Openly Nazi symbols such as the swastika are banned in Germany, so neo-Nazis get around the law by using coded combinations of letter and numbers such as 14 and 88. A new book explains the meaning of such codes, and reveals that far-right style is becoming increasingly diverse and hard to spot.
If you were at a German soccer game and saw fans holding up the numbers 14 and 88 in cardboard numerals, you might imagine them to be, say, the shirt numbers of fans’ favorite players. But you’d be wrong. In fact, the numbers hold a much more sinister meaning: They are actually neo-Nazi symbols.
It’s just one example of how right-wing extremists in Germany use hidden codes to get around a legal ban on Nazi symbols such as the swastika. Very few people know the real meaning of such codes, says Michael Weiss, a German expert on right-wing extremism.
Weiss, who has been researching right-wing clothing and symbols for 10 years, is one of the authors of a new brochure titled “Das Versteckspiel” (“Hide and Seek”). The publication, which is aimed at teachers, social workers and youth group leaders, is designed to raise awareness of right-wing codes, which are often displayed at football games. “We want the soccer teams and the major fan clubs to be able to recognize the codes,” Weiss told SPIEGEL.
Secret Codes ‘Everywhere’
The brochure, which is published by a Berlin-based anti-racism group, Agentur für Soziale Perspektiven, lists 150 codes that are used by right-wing extremists, including certain clothing labels such as Thor Steinar and letter and number combinations. According to Weiss, the number 14 is a reference to the so-called “14 Words,” a phrase coined by the American white separatist David Lane (“We must secure the existence of our people and a future for white children”). The meaning behind “88” — often found in conjunction with 14 — is slightly more complicated. Here, the number eight stands for the eighth letter of the alphabet, forming “HH” — an abbreviation for “Heil Hitler,” a phrase which is banned in Germany. Similarly, the number 28 signifies “BH,” standing for “Blood and Honour,” a far-right network that was banned in Germany in 2000.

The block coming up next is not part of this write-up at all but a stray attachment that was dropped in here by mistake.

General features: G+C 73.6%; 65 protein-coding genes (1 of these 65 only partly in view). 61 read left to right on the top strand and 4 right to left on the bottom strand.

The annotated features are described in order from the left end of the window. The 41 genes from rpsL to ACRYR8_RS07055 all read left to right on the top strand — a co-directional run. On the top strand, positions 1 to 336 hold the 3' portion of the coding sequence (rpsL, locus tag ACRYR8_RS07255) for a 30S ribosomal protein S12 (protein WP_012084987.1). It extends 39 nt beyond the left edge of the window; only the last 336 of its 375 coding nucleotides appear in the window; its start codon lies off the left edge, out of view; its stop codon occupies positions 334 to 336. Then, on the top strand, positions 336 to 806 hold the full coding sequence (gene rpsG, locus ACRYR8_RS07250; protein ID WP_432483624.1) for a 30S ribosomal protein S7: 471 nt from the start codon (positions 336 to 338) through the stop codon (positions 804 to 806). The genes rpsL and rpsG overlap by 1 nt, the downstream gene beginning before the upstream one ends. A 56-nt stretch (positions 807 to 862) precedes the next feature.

The secret code numbers can be found “everywhere,” says Weiss, including on license plates, tattoos and on signs at football games. “There are fans who travel 400 kilometers (250 miles) to a game just to hold up the four numbers that form 1488,” he says.
The Office for the Protection of the Constitution, Germany’s domestic intelligence agency, estimated that in 2009 — the most recent year for which figures are available — there were 195 far-right organizations in the country with around 26,000 members. The agency can shut down Kameradschaften, gangs or brotherhoods which are deemed violent. But many other groups in the neo-Nazi scene — such as rock bands with suggestive lyrics or clothing companies with coded symbols — often fly under the legal radar, provided they don’t openly display symbols like swastikas or explicitly support Adolf Hitler or his party.
The number of codes has increased since the first edition of the brochure was published in 2001. That publication only listed around 100 symbols. “The image of neo-Nazis is much more diverse today,” says Weiss. Right-wing extremists used to wear bomber jackets and have skinheads, he explains, but now their style incorporates elements from pop and rock culture. “Now they have piercings,” he says.
Similarly, old symbols are given new meanings, Weiss explains, giving the example of the kaffiyeh scarf, a symbol of Palestinian nationalism. “That is used nowadays simply as a symbol of struggle against Israel,” says Weiss, pointing out that neo-Nazis ignore the broader meaning of the garment when they co-opt it as a symbol.
The increasingly diverse image of right-wing extremists mean that neo-Nazis can often blend in at left-wing demonstrations or in a sports stadium, Weiss explains. “The problem is that many of these people no longer stand out.”